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I was wondering if partially ordered sets could have loops in their diagrams. For example isn't the $S=\{1,2,3\}$ and relation $R=\{(1,1),(2,2),(3,3),(1,2),(2,3),(3,1)\}$ a partially ordered set that has a cycle? $R$ is reflexive, antisymmetric and transitive.

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Transitivy fails for your relation $R$.

As for loops on the diagram, that is not possible due to transitivy, that should become apparent from the algorithm to draw diagrams I describe in this answer.

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  • $\begingroup$ Oh right because (1,2) and (2,3) is in R but (1,3) is not. Is that why transitivity fails? $\endgroup$
    – Celeritas
    Commented Nov 24, 2013 at 11:54
  • $\begingroup$ @Celeritas Exactly. It also fails because $(2,3), (3,1)\in R$, but $(2,1)\not \in R$. $\endgroup$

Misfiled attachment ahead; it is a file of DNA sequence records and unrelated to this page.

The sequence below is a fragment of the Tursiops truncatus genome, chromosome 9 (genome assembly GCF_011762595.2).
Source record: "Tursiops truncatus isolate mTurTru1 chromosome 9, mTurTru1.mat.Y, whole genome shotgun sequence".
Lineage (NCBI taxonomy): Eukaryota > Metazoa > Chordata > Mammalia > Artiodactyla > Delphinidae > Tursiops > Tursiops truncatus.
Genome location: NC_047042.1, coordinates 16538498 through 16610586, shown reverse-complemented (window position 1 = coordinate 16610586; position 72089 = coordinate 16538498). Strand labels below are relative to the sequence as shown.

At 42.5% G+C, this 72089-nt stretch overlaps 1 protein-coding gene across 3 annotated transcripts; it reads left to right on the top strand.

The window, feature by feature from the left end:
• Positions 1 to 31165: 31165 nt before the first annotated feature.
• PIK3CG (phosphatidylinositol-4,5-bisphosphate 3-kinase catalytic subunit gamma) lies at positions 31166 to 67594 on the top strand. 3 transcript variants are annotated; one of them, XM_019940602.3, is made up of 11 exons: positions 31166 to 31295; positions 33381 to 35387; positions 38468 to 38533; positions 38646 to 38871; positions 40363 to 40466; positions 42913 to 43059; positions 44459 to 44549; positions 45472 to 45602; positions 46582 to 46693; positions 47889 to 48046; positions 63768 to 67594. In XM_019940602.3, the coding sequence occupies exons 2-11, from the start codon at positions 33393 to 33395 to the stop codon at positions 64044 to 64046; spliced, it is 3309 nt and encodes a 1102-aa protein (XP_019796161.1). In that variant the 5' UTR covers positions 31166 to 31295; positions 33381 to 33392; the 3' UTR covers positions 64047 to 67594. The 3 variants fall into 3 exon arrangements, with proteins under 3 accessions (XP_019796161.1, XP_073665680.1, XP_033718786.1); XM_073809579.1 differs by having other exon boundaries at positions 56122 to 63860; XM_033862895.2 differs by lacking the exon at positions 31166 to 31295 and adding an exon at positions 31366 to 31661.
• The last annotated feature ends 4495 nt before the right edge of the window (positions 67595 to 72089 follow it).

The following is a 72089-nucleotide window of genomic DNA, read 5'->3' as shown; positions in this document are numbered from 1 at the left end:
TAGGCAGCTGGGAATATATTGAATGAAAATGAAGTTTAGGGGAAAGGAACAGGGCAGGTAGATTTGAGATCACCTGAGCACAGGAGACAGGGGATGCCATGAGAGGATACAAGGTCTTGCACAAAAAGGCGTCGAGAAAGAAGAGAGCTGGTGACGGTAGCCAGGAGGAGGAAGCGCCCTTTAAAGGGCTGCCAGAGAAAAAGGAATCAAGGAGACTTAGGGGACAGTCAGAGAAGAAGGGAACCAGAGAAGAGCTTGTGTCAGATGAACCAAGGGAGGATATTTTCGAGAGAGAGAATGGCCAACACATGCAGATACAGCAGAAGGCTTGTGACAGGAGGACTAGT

– Git Gud
    Commented Nov 24, 2013 at 11:55
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    $\begingroup$ @Celeritas In a partial order, $a<b\iff a\leq b \land a\neq b$, replacing $a$ and $b$ with $x$ yields $x<x\iff x\leq x \land \color{red}{x\neq x}$. Is this clear? $\endgroup$
    – Git Gud
    Commented Nov 24, 2013 at 12:55
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    $\begingroup$ @Celeritas $\prec$ is used for covering. Notice the name of the command \prec, it comes from preciding which is the same as covering. In my comment above $<$ intuitively is 'less than', yes and it is different from $\prec$. What exactly aren't you understanding at the moment? $\endgroup$
    – Git Gud
    Commented Nov 24, 2013 at 13:36
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    $\begingroup$ @Celeritas It's what denoted here as '$<\cdot$', $a\prec b$ means '$b$ covers $a$'. $\endgroup$
    – Git Gud
    Commented Nov 24, 2013 at 14:37

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